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No, Anti-Intellectualism is Not Suddenly Taking Over the United States

December 24, 2014

An intervention: I’ve been watching this 2.5 year old piece, from May 2012, recirculate over the past week. I find the article annoyingly alarmist.

First, there’s the scary, over-generalized title. Anti-intellectualism is not suddenly taking over the U.S. Extrapolating national trends from Arizona, of all places, is a hazardous business. That state has been a hotbed of reactionary, odd politics for fifty-plus years since Goldwater.

Second, one should never generalize about anti-intellectualism at large from our political discourse. American politicians and would-be activists are famous for uttering crowd-pleasing, nonsensical, and offensive things.

Third, Americans have been arguing about school curricula, in public settings since, well, public schools were created. Those arguments became more heated in the late nineteenth and early twentieth century, becoming especially hot in the 1930s and through the 1950s.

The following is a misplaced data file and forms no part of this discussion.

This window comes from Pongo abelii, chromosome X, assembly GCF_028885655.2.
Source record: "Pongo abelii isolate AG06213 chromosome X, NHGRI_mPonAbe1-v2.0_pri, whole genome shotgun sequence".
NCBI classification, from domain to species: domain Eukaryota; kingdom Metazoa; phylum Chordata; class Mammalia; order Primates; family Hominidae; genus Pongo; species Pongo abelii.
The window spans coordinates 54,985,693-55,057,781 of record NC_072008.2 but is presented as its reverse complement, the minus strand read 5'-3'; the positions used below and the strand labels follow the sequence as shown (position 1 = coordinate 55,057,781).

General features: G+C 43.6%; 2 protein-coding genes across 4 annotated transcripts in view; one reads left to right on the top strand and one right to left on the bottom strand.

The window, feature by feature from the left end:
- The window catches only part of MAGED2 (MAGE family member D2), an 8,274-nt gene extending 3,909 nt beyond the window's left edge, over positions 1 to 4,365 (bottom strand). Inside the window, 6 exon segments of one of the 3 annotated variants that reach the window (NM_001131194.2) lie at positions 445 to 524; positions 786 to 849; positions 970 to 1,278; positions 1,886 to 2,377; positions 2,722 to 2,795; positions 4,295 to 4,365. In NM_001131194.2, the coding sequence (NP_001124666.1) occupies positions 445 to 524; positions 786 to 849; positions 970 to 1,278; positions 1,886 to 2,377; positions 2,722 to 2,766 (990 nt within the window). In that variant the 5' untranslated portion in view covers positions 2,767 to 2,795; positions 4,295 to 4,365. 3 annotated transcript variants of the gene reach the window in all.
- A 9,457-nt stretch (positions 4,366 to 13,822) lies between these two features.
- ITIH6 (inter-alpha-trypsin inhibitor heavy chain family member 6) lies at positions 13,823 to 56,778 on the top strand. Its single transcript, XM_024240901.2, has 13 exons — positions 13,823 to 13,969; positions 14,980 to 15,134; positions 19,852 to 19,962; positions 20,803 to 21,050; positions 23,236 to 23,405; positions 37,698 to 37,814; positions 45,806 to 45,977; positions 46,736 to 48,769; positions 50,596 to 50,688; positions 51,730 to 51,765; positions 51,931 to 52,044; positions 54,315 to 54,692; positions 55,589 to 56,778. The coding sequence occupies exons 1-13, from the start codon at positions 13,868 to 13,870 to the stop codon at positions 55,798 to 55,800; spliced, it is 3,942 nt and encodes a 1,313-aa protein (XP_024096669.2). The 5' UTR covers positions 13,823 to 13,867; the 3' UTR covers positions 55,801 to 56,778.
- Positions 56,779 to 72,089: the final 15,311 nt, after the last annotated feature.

Fourth, our public libraries have been targets of would-be censors since public libraries became a wider presence in the early twentieth century.

Fifth and finally (for now), on concerns about higher edu curricula, scholarship, and professorial utterances, well, David Horowitz has been raising the the alarm on those topics since the 1980s. Nothing particularly alarming on higher education anti-intellectualism has occurred over the past five years.

In sum, let’s not get scared about a 2.5 year old article by a Columbia law professor, published in a British periodical, underscoring historical trends that have seen higher heat levels in the last century. Americans have been and should always be aware of our special brand of anti-intellectualism. But I was more worried in 2008 than I am now or was in 2012. – TL

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One Comment
  1. In truth, it is less Anti-intellectualism than it is the rejection of the American people of the leftism-suborned clerisy and their claims of having a legitimate magisterium.

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